Dating correlated microlayers in engraved, oxalate-rich accretions: new archives of paleoenvironments and human activity from Australian rock art shelters
Dr Helen Green1, Dr Damien Finch1, Prof Andrew Gleadow1, Ms Jenna Hoy1, Dr Vladimir Levchencko2, Ms Cecilia Myers3, Ms Pauline Heaney4, Dr Robyn Pickering5
1The University Of Melbourne, Melbourne, Australia, 2Australian Nuclear Science and Technology Organisation, Lucas Heights, Australia, 3Dunkeld Pastoral Company, Kununurra, Australia, 4Lettuce Create, Brisbane, Australia, 5The University of Cape Town, Cape Town, South Africa
Distinctive, dark coloured, glaze-like mineral accretions, often found in rock shelters around the world, offer important opportunities for radiocarbon dating of associated rock art.
The mineralogy of these accretions is dominated by well-crystallised calcium oxalate and sulphate minerals, most commonly whewellite and gypsum, with significant occurrences of phosphates in some samples. The accretions are typically several millimetres thick and characterised by distinctive internal laminations that exhibit regular stacked undulations giving a stromatolitic appearance under the microscope. Together with other apparently microbial features observed under the SEM, these features provide strong support for a microbiological origin for these oxalate-rich accretions. Risks surrounding contamination and open system behaviour, previously limiting the application of radiocarbon dating to these accretions, are addressed by the well-crystallised nature of the oxalates and the preservation of fine laminar features within their internal stratigraphies. In a case study from the north Kimberley region of north-western Australia, we demonstrate the use of sample characterisation and chemical pre-treatment techniques to pre-screen for evidence of open system behaviour and address potential contamination. The results provide stratigraphically consistent sequences of radiocarbon dates in mm-scale laminated accretions, with correlations between distinctive patterns in the layer sequences visible in rock shelters up to 90 km apart. This demonstrates that pre-screened samples offer opportunities to reliably date rock art, particularly symbolic markings commonly engraved into these relatively soft deposits and suggests their synchronised formation is not entirely shelter specific but broadly controlled by variations in regional environmental conditions. Consequently, these accretions also offer potential as paleoenvironmental archives, with radiocarbon dating of layers in nine accretions indicating four, approximately synchronous growth intervals covering the last 43 ka.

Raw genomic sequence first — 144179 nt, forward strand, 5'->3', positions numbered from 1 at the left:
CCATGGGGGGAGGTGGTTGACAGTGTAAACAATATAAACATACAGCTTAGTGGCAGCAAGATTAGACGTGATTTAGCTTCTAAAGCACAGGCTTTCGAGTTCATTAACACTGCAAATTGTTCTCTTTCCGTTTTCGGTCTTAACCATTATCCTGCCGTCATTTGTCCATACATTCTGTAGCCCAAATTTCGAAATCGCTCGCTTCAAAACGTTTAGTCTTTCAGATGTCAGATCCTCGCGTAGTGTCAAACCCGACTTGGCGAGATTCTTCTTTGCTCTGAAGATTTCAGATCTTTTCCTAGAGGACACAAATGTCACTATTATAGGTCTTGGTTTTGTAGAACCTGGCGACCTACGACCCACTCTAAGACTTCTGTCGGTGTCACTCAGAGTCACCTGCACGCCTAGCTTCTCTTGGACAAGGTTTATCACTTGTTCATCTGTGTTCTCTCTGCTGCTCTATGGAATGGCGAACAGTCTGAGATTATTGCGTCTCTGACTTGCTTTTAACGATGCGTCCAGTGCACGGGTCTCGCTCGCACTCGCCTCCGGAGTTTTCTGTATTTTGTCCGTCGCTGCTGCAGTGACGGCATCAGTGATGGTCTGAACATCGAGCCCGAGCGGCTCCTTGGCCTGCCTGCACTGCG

My research focuses on analysing mineral accretions using a range of geochemical techniques to characterise and understand the formation processes occurring in relation to rock art pigments in north west Australia’s Kimberley region. These techniques include uranium-thorium dating, radiocarbon dating, stable isotope analysis and analytical techniques such as X-ray diffraction analysis and scanning electron microscopy, electron microprobe analysis. I have applied and adapted radiocarbon techniques to oxalate and phosphate bearing layered mineral accretions, with an aim of generating bracketing ages for different rock art styles comprising the established rock art sequence in the Kimberley region.